Posted on April 6, 2017.
Posted on October 8, 2014.
If only your name could collect frequent flyer miles. NASA is inviting the public to send their names on a microchip to destinations beyond low-Earth orbit, including Mars.
Your name will begin its journey on a dime-sized microchip when the agency’s Orion spacecraft launches Dec. 4 on its first flight, designated Exploration Flight Test-1. After a 4.5 hour, two-orbit mission around Earth to test Orion’s systems, the spacecraft will travel back through the atmosphere at speeds approaching 20,000 mph and temperatures near 4,000 degrees Fahrenheit, before splashing down in the Pacific Ocean.
But the journey for your name doesn’t end there. After returning to Earth, the names will fly on future NASA exploration flights and missions to Mars. With each flight, selected individuals will accrue more miles as members of a global space-faring society.
“NASA is pushing the boundaries of exploration and working hard to send people to Mars in the future,” said Mark Geyer, Orion Program manager. “When we set foot on the Red Planet, we’ll be exploring for all of humanity. Flying these names will enable people to be part of our journey.”
The deadline for receiving a personal “boarding pass” on Orion’s test flight closes Friday Oct. 31. The public will have an opportunity to keep submitting names beyond Oct. 31 to be included on future test flights and future NASA missions to Mars.
To submit your name to fly on Orion’s flight test, visit:
Join the conversation on social media using the hashtag #JourneyToMars.
For information about Orion and its first flight, visit:
Posted on July 29, 2014.
This month marks NASA’s 56th anniversary. In those 56 years, NASA has made amazing contributions to modern American life. Yet, people often forget that many of NASA’s most meaningful contributions have nothing to do with space exploration. The fascinating book, NASA’s First A: Aeronautics from 1958 to 2008 by Robert G. Ferguson shines a light on NASA’s aeronautics program, an important but often underappreciated part of the agency.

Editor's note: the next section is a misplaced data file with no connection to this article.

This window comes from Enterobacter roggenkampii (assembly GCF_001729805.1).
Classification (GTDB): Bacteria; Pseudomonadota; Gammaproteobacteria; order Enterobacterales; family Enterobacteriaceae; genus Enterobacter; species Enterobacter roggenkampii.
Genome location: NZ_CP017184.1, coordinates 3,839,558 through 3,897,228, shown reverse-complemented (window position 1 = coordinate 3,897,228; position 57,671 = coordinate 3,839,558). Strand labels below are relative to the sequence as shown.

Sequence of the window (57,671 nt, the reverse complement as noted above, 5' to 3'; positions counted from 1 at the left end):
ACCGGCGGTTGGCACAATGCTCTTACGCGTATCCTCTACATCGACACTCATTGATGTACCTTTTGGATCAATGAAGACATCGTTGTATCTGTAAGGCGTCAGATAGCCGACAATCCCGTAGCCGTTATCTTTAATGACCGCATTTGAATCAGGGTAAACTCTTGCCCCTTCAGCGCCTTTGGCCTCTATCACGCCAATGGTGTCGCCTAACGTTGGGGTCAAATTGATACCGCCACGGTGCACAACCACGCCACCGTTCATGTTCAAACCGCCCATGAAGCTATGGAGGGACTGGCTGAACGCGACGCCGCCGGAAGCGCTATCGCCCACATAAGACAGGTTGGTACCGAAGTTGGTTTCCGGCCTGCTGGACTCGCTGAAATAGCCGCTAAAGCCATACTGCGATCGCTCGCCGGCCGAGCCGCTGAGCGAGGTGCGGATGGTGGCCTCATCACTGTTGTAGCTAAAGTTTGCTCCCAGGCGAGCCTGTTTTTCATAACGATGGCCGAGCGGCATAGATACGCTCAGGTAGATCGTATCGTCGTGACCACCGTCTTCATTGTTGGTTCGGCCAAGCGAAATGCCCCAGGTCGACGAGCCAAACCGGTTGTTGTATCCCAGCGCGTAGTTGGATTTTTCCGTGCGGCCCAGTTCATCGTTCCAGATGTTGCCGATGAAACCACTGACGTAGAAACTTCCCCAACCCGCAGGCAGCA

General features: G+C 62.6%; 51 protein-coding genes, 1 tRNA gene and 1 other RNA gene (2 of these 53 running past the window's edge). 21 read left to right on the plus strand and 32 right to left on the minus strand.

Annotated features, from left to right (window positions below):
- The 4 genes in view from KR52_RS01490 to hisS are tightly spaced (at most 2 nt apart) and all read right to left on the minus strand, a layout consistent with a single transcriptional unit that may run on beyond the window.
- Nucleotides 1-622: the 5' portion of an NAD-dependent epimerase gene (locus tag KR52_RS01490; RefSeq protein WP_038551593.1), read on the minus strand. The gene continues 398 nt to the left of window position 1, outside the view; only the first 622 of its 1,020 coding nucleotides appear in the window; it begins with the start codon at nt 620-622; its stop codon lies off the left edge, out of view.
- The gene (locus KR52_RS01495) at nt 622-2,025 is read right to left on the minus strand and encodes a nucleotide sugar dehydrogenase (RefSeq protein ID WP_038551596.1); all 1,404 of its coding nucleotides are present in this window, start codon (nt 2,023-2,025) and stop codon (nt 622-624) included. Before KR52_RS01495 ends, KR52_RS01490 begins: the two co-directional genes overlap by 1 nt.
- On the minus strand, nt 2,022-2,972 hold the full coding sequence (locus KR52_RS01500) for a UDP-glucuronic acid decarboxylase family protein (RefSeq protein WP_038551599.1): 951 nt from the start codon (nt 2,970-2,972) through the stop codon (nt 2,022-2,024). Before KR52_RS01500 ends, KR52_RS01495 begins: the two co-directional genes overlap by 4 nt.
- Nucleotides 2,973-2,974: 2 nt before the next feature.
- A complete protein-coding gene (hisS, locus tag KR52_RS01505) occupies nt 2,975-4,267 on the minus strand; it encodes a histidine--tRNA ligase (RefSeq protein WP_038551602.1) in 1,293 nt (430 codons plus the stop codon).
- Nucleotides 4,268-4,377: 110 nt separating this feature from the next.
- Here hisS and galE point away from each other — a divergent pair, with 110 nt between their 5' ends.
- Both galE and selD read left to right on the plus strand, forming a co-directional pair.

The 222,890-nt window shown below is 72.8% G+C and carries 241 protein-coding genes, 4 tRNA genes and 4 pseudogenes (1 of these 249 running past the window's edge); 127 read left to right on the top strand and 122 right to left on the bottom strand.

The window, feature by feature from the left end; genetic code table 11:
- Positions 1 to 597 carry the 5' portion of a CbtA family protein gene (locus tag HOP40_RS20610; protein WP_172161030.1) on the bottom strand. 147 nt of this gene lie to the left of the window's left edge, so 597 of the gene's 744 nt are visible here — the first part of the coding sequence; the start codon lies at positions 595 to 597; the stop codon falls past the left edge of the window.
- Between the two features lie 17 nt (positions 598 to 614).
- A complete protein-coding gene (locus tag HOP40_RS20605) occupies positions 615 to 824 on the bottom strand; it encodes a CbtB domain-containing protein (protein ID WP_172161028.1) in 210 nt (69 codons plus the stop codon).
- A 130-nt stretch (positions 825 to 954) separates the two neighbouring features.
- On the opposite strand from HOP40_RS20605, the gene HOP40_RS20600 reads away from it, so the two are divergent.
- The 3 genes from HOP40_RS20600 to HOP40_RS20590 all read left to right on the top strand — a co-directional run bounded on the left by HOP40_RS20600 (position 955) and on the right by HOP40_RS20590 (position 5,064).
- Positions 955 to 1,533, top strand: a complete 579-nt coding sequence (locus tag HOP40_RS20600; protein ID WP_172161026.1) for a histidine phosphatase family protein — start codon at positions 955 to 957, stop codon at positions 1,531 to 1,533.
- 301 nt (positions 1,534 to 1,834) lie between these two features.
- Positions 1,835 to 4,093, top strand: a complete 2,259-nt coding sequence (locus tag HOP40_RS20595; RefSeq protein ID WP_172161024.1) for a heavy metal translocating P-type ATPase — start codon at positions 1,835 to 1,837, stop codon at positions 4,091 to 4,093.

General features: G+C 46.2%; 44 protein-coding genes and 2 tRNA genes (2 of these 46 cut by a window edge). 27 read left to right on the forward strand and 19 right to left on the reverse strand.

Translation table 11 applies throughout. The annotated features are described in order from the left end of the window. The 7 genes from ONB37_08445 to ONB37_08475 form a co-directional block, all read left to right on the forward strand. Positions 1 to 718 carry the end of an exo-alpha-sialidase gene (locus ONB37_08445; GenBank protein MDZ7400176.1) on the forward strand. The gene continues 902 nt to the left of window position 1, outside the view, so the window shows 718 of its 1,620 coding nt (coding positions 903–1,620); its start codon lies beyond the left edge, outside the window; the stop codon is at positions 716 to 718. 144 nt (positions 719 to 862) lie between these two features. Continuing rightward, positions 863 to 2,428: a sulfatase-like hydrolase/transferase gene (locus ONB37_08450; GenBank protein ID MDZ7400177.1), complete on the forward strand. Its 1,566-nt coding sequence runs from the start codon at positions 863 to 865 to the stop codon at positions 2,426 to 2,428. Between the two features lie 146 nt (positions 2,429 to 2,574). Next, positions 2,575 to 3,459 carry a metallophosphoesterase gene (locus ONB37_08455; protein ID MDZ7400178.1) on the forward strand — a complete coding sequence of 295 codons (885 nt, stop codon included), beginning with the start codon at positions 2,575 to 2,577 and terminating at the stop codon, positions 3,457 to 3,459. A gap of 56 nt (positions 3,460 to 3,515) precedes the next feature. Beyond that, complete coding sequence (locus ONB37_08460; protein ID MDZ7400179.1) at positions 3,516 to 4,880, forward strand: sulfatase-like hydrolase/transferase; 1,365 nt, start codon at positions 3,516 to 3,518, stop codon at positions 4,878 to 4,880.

The book explains that while the aeronautics program is often overshadowed by the more glamorous space program, aeronautics research has had a direct and undeniable impact on both commercial and military technology. The book illustrates the importance of the aeronautics program by offering up a chronological history of the aeronautics program including the major research areas and important technological contributions of the program.
The chronological history of the aeronautics program begins in the book’s second chapter, which covers NACA (the National Advisory Committee for Aeronautics), the predecessor of NASA. Chapter three focuses on the creation of NASA and how aeronautics fit into the new agency as well as the contributions the program made to the “space race.” Chapter four covers the 1970s, a time when NASA faced pressures to contribute solutions to increasing energy and environmental problems and aeronautics research shifted to help tackle some of these issues. The fifth chapter discusses the 1980s when the Cold War created a strong focus on aeronautical R&D. The chapter also covers more quotidian, but equally important, contributions of the aeronautics program, like troubleshooting for wind shear and icing. Chapter six is about the 1990s, and focuses on aeronautics after the Cold War as well as the creation and eventual demise of two major aeronautics programs, the High Speed Research Program and the Advanced Subsonic Technology Program. The seventh chapter is the end of the book’s chronological history and it covers the three major research areas of the early 2000s: blended wing body design research, intergraded scramjet research, and air traffic control research.
The book is a great read. It offers an interesting introductory history of NASA’s aeronautics program, and readers will certainly no longer make the mistake of thinking that NASA is only concerned with space.
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About the author: Our guest blogger is Megan Martinsen, Graduate Intern in GPO’s Library Services & Content Management Division